TACOMA, Wash. — Officials with Pierce County said its contact tracers are prepared for a rising number of coronavirus cases.
Contact tracers are tasked with calling people within 24 hours of them testing positive and helping them to isolate and quarantine.
KIRO 7 got a chance to speak with some contact tracers who said it is their job to make people feel comfortable.
“Whenever you do your daily checks -ins, if your fever’s continuing, just please let us know so we can let you know if you need to isolate a little longer,” a contact tracer said to a caller.
Pierce County officials said hiring for contact tracers hasn’t stopped and that the county has a surge plan in place.
“We bring on new staff every few weeks,” said Kerra Gallagher, who is with the Tacoma-Pierce County Health Department. Gallagher trains contact tracers.
Gov. Jay Inslee has stressed that contact tracers are key to our state’s reopening plan.
“If they ask you to isolate, we need you to isolate,” Inslee said during a state briefing.
If a person can’t isolate at home, contact tracers will tell them where they can go. They even use an automated system to check with a person in isolation daily.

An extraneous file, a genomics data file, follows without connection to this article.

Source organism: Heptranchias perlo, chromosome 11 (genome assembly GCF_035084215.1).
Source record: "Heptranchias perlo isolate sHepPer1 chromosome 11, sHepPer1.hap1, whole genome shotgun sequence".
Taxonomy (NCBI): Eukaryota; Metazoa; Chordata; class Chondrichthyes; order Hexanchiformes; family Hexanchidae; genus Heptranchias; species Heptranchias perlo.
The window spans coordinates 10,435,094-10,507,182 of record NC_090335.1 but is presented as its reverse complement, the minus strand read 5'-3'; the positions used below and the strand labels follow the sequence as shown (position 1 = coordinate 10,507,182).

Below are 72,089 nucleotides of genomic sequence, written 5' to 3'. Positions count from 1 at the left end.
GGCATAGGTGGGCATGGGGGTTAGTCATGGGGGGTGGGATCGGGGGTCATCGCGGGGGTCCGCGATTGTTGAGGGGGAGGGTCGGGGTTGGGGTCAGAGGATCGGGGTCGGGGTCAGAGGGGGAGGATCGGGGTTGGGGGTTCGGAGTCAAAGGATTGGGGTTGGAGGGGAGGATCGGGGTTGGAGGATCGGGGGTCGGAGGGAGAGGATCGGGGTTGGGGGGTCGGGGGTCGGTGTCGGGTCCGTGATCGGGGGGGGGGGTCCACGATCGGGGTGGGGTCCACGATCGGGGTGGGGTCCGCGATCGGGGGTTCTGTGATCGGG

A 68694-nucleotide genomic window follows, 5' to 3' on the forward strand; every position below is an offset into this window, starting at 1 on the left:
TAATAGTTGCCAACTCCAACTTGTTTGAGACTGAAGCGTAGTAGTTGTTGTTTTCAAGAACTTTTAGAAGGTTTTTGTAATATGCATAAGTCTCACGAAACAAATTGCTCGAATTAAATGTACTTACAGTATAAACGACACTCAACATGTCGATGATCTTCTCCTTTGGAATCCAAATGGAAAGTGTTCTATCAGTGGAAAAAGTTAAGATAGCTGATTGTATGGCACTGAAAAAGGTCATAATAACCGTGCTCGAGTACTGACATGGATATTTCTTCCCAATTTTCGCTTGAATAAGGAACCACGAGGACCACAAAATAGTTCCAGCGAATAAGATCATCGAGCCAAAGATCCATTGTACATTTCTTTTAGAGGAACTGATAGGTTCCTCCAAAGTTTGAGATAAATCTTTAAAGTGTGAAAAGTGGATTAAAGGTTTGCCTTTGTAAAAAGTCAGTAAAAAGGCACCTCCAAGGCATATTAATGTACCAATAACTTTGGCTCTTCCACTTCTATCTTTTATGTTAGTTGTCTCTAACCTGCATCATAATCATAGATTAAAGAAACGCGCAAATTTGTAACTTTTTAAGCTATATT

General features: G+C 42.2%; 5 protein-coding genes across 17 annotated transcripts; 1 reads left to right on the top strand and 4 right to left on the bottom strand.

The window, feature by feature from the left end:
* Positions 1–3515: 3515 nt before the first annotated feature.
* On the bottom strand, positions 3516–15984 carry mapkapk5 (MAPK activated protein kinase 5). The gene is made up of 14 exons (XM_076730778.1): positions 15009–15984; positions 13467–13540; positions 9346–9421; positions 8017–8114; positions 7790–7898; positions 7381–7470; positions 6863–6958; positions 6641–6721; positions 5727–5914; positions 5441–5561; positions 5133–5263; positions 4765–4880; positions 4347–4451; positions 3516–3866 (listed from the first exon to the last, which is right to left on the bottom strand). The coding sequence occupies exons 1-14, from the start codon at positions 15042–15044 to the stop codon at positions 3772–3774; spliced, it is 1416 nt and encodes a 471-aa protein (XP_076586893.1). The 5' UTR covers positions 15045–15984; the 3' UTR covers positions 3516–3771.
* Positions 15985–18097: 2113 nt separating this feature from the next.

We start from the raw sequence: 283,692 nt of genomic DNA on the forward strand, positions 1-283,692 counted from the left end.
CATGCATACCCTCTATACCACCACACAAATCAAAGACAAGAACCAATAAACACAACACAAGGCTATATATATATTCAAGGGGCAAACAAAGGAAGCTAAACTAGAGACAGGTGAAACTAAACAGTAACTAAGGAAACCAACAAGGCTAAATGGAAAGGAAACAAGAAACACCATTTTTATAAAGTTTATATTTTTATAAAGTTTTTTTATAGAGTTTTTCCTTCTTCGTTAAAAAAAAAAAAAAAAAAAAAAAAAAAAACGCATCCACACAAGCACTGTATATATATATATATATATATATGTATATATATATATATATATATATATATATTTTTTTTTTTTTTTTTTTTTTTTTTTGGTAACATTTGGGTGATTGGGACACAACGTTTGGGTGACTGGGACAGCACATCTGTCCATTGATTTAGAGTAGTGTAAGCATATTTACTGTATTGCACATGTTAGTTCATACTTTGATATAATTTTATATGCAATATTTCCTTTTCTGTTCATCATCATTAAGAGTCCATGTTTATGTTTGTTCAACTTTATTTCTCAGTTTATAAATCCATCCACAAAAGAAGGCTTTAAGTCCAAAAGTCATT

“Whenever you get over 500 people that you’re checking in on each day to see if their symptoms are worsened or if they have a need for wraparound services, that can get pretty difficult,” Gallagher said.
Getting people to isolate or quarantine is not always easy, said David Carr, a case and contact investigator. “You get some resistance, but most the people are forthcoming.”
“It is necessary to prevent the spread of COVID and to open safely,” Carr said.
However, Pierce County told KIRO 7 that its contact tracers are largely meeting their key bench marks.
“We have been keeping up very well. We have been meeting the 24-hour standard. I think it’s been above 90% for contact tracing cases initially,” Gallagher said.
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